Despite the overall positive trend of treating drug abuse as a health policy issue rather than a law enforcement one, a debate which is generally termed “harm reduction”, Dr. Mark Shaw, the Director of the Global Initiative, warns that in the long term this may turn our focus back to hardlined, established law enforcement practices. However, these may be inadequate to respond to transnational organised crime networks and even have counterproductive outcomes: “If the full harms of drug trafficking and use are to be addresses, then a broader understanding of harm reduction must be introduced.”
In his article for the London School of Economics, he makes six broader points:
- The dangers of widening the space for health policy approaches to consumption strategies are associated with a return to traditional law enforcement practices further down the supply chain – perhaps a concession to “hard liners”.
- Evidence demonstrates that a broader set of harms from the growth of criminal networks and violence in certain states are only exacerbated by hard line criminal justice and militarised responses.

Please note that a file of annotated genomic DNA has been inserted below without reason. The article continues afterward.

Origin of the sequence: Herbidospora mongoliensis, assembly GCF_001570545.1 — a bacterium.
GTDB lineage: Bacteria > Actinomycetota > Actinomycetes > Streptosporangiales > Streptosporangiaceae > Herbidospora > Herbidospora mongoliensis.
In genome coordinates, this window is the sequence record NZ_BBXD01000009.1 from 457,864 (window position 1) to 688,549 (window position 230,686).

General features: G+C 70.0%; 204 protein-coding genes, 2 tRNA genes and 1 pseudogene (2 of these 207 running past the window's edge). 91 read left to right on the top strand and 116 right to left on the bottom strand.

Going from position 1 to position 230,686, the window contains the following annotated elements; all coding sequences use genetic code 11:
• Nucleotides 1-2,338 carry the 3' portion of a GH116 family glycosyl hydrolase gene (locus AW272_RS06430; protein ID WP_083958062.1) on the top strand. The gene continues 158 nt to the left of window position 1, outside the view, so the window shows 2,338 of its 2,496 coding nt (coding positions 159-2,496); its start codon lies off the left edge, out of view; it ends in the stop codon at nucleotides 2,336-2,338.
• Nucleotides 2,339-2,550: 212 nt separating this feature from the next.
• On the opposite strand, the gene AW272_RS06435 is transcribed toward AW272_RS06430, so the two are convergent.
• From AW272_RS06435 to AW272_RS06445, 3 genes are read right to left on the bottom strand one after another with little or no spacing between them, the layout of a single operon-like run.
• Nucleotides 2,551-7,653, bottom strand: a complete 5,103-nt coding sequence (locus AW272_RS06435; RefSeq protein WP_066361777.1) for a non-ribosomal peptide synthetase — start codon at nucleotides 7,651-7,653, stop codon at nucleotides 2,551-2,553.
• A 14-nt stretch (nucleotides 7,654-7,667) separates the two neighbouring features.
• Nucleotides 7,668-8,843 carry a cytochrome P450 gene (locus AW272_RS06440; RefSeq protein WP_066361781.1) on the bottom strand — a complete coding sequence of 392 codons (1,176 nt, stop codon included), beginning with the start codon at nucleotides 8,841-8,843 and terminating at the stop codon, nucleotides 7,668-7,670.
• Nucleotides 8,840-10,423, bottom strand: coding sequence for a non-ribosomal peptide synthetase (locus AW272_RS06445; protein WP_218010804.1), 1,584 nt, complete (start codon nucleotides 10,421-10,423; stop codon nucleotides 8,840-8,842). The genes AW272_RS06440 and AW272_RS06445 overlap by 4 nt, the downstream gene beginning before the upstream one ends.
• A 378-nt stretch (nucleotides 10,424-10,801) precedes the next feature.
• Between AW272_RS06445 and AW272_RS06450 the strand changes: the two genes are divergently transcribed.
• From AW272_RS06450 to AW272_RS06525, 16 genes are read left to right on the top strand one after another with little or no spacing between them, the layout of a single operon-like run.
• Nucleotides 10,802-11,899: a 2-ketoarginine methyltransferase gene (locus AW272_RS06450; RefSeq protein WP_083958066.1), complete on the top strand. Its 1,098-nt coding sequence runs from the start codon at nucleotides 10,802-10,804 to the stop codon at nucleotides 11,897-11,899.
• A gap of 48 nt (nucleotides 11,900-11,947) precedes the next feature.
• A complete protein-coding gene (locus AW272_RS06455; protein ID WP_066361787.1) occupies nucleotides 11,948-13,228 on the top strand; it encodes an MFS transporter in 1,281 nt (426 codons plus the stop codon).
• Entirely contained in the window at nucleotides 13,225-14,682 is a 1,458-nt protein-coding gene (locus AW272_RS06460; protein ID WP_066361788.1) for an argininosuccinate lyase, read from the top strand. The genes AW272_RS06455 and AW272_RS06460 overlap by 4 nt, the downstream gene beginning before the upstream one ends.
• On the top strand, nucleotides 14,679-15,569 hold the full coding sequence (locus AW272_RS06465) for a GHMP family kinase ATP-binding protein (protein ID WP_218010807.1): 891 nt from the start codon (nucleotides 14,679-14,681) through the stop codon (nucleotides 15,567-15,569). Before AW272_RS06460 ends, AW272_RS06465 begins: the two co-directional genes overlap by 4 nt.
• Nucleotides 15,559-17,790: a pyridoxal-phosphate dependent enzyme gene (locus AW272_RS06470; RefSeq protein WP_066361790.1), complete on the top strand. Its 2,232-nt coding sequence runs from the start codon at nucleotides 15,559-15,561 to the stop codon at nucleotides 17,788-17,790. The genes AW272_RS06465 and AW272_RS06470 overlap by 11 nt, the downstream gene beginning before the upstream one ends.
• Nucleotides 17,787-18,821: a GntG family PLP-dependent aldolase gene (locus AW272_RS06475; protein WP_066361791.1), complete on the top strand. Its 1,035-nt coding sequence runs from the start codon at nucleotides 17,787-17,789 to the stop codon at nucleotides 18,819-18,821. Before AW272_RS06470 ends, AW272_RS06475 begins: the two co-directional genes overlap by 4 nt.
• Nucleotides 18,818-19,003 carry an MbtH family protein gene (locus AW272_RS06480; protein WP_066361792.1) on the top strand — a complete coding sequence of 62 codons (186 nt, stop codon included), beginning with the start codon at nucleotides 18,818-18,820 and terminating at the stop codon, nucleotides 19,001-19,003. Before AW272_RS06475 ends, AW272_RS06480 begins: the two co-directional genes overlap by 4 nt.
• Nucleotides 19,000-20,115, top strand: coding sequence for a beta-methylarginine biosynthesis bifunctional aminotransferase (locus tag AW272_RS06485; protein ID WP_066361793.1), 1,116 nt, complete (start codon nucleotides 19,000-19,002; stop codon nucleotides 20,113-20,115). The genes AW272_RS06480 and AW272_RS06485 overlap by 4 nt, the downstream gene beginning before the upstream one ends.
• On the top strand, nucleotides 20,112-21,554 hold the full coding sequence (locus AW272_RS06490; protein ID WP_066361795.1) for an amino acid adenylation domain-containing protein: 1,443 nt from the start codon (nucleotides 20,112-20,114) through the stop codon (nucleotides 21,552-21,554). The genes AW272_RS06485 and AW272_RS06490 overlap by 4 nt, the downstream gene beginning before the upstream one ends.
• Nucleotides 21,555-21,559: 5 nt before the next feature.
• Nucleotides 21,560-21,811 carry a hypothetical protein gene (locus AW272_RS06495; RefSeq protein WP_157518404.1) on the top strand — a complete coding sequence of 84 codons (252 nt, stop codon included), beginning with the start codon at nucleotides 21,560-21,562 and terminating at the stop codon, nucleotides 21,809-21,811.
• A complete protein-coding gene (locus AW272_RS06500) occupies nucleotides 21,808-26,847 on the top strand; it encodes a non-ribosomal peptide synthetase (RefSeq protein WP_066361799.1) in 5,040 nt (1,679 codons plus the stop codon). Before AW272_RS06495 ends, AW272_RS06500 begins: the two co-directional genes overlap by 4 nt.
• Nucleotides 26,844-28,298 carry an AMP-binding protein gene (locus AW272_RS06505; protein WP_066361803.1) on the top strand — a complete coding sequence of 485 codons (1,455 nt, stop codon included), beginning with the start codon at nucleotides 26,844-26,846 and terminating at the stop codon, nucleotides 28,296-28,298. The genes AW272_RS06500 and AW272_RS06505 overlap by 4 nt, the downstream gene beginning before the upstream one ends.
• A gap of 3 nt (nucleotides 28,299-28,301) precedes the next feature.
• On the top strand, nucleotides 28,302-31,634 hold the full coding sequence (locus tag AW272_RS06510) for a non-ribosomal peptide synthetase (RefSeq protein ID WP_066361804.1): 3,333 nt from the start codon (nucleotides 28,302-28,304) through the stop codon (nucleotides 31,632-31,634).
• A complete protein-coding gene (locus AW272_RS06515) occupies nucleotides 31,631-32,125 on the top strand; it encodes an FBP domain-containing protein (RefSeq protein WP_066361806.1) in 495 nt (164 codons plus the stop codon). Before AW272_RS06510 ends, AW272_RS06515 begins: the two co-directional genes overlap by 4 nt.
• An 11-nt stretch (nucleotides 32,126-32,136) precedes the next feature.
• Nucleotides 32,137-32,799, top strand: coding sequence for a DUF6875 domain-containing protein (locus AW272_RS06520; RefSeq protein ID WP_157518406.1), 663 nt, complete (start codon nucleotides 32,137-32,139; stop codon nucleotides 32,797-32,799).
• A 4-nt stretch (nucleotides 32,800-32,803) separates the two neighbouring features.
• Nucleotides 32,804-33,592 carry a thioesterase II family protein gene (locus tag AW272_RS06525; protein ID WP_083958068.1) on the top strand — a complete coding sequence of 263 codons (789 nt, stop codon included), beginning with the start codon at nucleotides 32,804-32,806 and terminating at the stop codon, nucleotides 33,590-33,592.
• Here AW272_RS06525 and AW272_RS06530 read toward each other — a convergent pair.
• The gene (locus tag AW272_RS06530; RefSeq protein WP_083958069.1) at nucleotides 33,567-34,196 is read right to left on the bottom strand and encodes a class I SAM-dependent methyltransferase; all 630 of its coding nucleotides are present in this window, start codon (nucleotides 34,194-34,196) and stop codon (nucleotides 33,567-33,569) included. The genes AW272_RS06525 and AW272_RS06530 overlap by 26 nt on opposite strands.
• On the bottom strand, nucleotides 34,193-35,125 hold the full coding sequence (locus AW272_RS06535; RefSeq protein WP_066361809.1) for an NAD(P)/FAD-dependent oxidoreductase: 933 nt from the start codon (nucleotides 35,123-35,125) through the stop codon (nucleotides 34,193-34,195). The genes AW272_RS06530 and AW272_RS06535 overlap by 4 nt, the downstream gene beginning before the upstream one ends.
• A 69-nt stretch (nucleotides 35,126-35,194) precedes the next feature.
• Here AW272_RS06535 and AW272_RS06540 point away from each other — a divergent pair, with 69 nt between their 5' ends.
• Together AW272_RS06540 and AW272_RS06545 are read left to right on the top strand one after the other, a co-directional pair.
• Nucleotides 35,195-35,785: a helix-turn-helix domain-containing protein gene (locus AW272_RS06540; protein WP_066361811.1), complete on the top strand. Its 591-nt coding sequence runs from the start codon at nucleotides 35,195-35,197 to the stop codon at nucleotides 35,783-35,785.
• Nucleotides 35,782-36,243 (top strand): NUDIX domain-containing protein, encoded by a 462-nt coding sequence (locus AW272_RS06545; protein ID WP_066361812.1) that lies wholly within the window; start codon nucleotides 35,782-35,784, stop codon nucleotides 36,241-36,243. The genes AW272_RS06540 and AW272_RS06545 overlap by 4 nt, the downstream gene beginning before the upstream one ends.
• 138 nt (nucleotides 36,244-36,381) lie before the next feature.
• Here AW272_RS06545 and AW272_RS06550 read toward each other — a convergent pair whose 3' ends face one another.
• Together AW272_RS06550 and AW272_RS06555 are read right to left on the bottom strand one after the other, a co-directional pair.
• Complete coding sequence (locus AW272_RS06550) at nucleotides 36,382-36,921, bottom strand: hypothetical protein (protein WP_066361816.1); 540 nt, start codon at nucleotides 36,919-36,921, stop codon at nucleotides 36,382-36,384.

- There is a need to widen the scope of harm reduction to the supply chain of illicit drugs in its entirety, and to organised crime itself.
- This does not mean a ‘softer’ approach on drugs, but only that a wider set of policy alternatives beyond narrow law enforcement are required if we are to succeed in sustainably limiting the harms of these illicit markets (and the policies employed to tackle them).
- There is a need to make a linkage betweens security and development issues, not in order to ‘securitise’ development, but in order to protect development interventions from criminal exploitation – and to deliver services where they are needed most.
- As political momentum focuses around UNGASS 2016 and the implementation of the Sustainable Development Goals, there is a potentially unprecedented opportunity to push this debate further.
Read his article UNGASS 2016: The focus on ‘harm reduction’ is making us blind to reducing the broader harms of organised crime, LSE: After the Drug Wars, pp. 89-96.